Spotify star, 19, convicted of killing student, 19, in knife attack

Spotify star, 19, is convicted of killing 19-year-old student in horrific knife attack after being mocked over his skateboarding skills

  • Shiloh Pottinger, 19, stabbed Luke O’Connor, 19, eight times using a 13inch knife
  • One of the killer’s tracks has been listened to more than 500,00 times on Spotify 

A musician was today cleared of murdering a student in a horrific late-night knife attack sparked by a ‘silly and light-hearted’ comment about his skateboarding skills.

In the latest frightening death from Britain’s knife crime epidemic, Shiloh Pottinger stabbed 19-year-old Luke O’Connor eight times using a 13in ‘Mafia Stiletto’ blade last October.

Pottinger, also 19, claimed he had been acting in self-defence, and was today convicted instead of the manslaughter of Mr O’Connor, a second-year business management student at Manchester Metropolitan University.

He was told he faced a ‘long sentence’ behind bars when he’s brought back to court next month.

The son of a rapper and an up-and-coming musician himself, it can now be revealed that one of Pottinger’s tracks has been listened to more than 500,000 times on streaming platform Spotify.

Spotify star Shiloh Pottinger, 19, (pictured) today convicted of the manslaughter of Luke O’Connor, 19

Luke O’Connor, 19, (pictured) was a second-year business management student at Manchester Metropolitan University. He was stabbed eight times using a 13in ‘Mafia Stiletto’ blade last October

Another track features the lyric: ‘Mummy said when I was younger I should never play with knives.’

A row broke out between the pair as Mr O’Connor, from Bedfordshire, walked home from a house party with two friends in the heart of Manchester’s student area.

One of them, Charles Robertson, walked past Pottinger, who was holding a skateboard, and asked him if he could ‘do a kick-flick’, Manchester Crown Court heard.

Mark Ford KC, prosecuting, claimed it was ‘intended as a silly and light-hearted comment’.

But Pottinger, himself a music student who has released tracks under the name OSU, ‘did not take it well’ and reacted in an ‘violent and unpredictable’ manner.

He first attacked Mr O’Connor by hitting him on the head with his skateboard before it flew out of his hand when he tried a second strike.

CCTV footage, played to the jury, showed Pottinger threatening Mr O’Connor with the flick-knife and the pair pushing each other.

There was a scuffle, with Mr O’Connor punching Pottinger and holding on to him, but as he did so he was repeatedly stabbed to the body.

A row broke out between the pair as Mr O’Connor, from Bedfordshire, walked home from a house party with two friends in the heart of Manchester’s student area

As they grappled, Pottinger fell to the ground, dropping the knife as he did so.

But ‘it was too late’, the jury heard, as Mr O’Connor had already sustained fatal injuries.

Distressing footage played in court showed him collapsing on the road covered in blood.

Mr O’Connor was rushed to hospital in cardiac arrest but was pronounced dead at 4.51am.

The jury heard wounds included incisions to his aorta, a kidney had almost been split in two, and one lung had collapsed.

Pottinger fled the scene of the attack and disposed of his skateboard and jacket and washed his clothes in an attempt to avoid detection, the prosecution claimed, but he was arrested two days later.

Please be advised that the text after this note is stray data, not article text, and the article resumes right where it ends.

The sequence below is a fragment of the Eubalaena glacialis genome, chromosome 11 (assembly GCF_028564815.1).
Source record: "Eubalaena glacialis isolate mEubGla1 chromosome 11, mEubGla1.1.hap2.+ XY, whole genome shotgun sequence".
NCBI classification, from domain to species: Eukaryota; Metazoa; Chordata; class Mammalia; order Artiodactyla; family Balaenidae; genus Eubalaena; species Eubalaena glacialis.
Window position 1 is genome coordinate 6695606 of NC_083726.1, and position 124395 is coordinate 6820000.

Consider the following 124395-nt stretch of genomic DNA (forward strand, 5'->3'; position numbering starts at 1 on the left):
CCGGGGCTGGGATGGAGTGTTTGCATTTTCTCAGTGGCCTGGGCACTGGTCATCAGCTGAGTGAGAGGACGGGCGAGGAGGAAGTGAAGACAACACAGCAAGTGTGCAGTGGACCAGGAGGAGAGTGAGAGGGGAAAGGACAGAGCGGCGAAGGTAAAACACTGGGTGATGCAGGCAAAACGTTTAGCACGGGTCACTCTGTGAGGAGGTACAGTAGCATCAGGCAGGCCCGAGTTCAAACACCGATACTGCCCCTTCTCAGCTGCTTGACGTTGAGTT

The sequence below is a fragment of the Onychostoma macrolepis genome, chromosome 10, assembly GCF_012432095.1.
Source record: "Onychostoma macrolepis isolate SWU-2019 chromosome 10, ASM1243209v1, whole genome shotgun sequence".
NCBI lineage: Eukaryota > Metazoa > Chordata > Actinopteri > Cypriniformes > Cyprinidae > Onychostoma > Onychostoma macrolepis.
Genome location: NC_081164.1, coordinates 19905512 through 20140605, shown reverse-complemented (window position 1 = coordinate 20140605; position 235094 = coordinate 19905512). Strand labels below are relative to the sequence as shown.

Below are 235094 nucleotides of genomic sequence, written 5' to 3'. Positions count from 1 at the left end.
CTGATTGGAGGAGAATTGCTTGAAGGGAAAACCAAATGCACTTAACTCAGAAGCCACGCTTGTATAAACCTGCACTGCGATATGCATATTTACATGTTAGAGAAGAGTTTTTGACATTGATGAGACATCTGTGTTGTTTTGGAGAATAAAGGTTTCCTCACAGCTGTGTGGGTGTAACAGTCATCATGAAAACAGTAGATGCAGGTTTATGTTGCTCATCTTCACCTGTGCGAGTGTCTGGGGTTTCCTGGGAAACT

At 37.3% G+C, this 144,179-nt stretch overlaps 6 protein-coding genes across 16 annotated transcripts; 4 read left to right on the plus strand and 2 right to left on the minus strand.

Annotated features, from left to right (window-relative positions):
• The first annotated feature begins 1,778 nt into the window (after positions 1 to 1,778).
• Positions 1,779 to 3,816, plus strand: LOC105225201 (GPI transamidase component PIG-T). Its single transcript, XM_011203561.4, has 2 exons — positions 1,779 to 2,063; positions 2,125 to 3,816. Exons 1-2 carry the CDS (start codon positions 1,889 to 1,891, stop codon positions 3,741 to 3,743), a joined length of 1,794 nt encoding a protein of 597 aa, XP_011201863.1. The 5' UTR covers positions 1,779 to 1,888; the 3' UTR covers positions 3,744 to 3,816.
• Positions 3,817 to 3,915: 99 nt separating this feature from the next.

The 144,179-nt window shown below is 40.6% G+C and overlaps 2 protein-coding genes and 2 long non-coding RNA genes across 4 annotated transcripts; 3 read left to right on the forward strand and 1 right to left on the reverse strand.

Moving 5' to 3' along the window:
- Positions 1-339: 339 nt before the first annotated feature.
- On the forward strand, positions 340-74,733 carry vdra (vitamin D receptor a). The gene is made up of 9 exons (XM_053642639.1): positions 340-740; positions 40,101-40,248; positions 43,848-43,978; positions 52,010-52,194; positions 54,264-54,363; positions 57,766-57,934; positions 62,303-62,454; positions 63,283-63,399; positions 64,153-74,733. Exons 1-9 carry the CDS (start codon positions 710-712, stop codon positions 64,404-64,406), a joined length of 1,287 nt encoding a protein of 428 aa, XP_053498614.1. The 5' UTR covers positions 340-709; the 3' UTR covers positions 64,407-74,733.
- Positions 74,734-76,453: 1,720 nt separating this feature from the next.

The bloody knife, which he’d purchased from the internet, was later recovered by police.

After the attack, Pottinger carried out several searches online, including ‘How long do you serve for killing someone?’ and ‘How much time do you get for knife murder?’

But he denied murdering Mr O’Connor and the jury found him not guilty after 13-and-a-half hours of deliberation.

Instead, they found Pottinger, who sobbed in the dock along with members of his family in the public gallery, guilty of manslaughter by a 10-2 majority.

Members of Mr O’Connor’s family watched the verdict on a court videolink, while his mother left without commenting.

Pottinger stabbed 19-year-old Luke eight times using a 13in ‘Mafia Stiletto’ blade last October

The jury heard that Pottinger didn’t have any intention of using the knife and had acted in self-defence.

He said he wanted to show Mr O’Connor and his friend that he had knife as a ‘last scare tactic’ because he feared they would ‘gang up’ on him.

READ MORE: Teenager stabbed student to death with a flick-knife after victim’s friend made ‘silly and light-hearted’ joke about his skateboarding skills, murder trial hears

He also claimed the knife was used for applying tape to his skateboard and hadn’t intended to take it out with him that night.

Pottinger’s barrister Siobhan Grey KC claimed that Mr O’Connor, who was 6ft 2in tall, was ‘towering over’ the defendant and was ‘up for a fight’.

But Mr Ford described Pottinger’s story as a ‘pack of lies’ and a ‘desperate attempt’ to ‘escape the consequences of what he did’.

Judge Nicholas Dean KC, told Pottinger he should be ‘under no illusion’ that he had been convicted of ‘a serious offence’.

It was ‘inevitable you will serve a long sentence of detention or imprisonment’, he added.

The judge remanded Pottinger in custody ahead of his sentencing.

Following Mr O’Connor’s death, his family paid tribute to the ‘gentle giant’, saying they had been ‘left with a hole in our hearts that will never be filled’.

According to the Home Office, murders involving a knife or other sharp instrument in England and Wales were at their highest level in 76 years in 2021-22, with 282 deaths.

The Coronation weekend alone saw four teenagers and a man in his late 20s lose their lives in separate knife attacks.

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